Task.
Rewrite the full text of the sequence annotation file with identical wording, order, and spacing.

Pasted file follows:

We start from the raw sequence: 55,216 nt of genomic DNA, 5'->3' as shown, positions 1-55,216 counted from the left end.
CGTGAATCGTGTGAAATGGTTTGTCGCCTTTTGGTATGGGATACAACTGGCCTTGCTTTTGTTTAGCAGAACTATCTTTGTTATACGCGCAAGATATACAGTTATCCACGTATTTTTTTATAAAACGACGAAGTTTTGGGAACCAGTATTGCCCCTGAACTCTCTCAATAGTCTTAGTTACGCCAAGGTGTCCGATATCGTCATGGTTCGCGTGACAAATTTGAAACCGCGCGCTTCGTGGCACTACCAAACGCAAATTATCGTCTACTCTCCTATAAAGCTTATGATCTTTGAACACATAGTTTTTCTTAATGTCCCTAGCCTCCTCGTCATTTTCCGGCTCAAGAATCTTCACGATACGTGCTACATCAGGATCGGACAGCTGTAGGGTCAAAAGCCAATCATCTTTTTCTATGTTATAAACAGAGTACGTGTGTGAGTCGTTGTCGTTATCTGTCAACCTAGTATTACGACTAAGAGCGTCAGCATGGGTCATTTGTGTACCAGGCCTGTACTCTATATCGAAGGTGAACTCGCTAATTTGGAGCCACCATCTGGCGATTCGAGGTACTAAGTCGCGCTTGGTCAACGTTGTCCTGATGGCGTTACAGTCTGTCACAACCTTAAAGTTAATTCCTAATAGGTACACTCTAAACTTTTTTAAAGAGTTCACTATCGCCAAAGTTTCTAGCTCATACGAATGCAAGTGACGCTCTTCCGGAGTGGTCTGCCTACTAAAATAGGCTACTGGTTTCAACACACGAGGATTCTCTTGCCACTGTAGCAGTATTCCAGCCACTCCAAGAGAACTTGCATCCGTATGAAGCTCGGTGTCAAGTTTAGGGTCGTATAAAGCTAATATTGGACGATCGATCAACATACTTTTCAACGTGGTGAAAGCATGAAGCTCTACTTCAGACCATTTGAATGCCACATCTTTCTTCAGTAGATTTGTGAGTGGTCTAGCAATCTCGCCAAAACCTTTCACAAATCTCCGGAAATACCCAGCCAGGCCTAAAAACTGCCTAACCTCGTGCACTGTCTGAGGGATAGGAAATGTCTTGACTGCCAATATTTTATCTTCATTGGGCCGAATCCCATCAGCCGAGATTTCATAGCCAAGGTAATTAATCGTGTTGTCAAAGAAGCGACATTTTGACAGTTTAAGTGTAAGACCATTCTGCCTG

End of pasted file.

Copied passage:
We start from the raw sequence: 55,216 nt of genomic DNA, 5'->3' as shown, positions 1-55,216 counted from the left end.
CGTGAATCGTGTGAAATGGTTTGTCGCCTTTTGGTATGGGATACAACTGGCCTTGCTTTTGTTTAGCAGAACTATCTTTGTTATACGCGCAAGATATACAGTTATCCACGTATTTTTTTATAAAACGACGAAGTTTTGGGAACCAGTATTGCCCCTGAACTCTCTCAATAGTCTTAGTTACGCCAAGGTGTCCGATATCGTCATGGTTCGCGTGACAAATTTGAAACCGCGCGCTTCGTGGCACTACCAAACGCAAATTATCGTCTACTCTCCTATAAAGCTTATGATCTTTGAACACATAGTTTTTCTTAATGTCCCTAGCCTCCTCGTCATTTTCCGGCTCAAGAATCTTCACGATACGTGCTACATCAGGATCGGACAGCTGTAGGGTCAAAAGCCAATCATCTTTTTCTATGTTATAAACAGAGTACGTGTGTGAGTCGTTGTCGTTATCTGTCAACCTAGTATTACGACTAAGAGCGTCAGCATGGGTCATTTGTGTACCAGGCCTGTACTCTATATCGAAGGTGAACTCGCTAATTTGGAGCCACCATCTGGCGATTCGAGGTACTAAGTCGCGCTTGGTCAACGTTGTCCTGATGGCGTTACAGTCTGTCACAACCTTAAAGTTAATTCCTAATAGGTACACTCTAAACTTTTTTAAAGAGTTCACTATCGCCAAAGTTTCTAGCTCATACGAATGCAAGTGACGCTCTTCCGGAGTGGTCTGCCTACTAAAATAGGCTACTGGTTTCAACACACGAGGATTCTCTTGCCACTGTAGCAGTATTCCAGCCACTCCAAGAGAACTTGCATCCGTATGAAGCTCGGTGTCAAGTTTAGGGTCGTATAAAGCTAATATTGGACGATCGATCAACATACTTTTCAACGTGGTGAAAGCATGAAGCTCTACTTCAGACCATTTGAATGCCACATCTTTCTTCAGTAGATTTGTGAGTGGTCTAGCAATCTCGCCAAAACCTTTCACAAATCTCCGGAAATACCCAGCCAGGCCTAAAAACTGCCTAACCTCGTGCACTGTCTGAGGGATAGGAAATGTCTTGACTGCCAATATTTTATCTTCATTGGGCCGAATCCCATCAGCCGAGATTTCATAGCCAAGGTAATTAATCGTGTTGTCAAAGAAGCGACATTTTGACAGTTTAAGTGTAAGACCATTCTGCCTG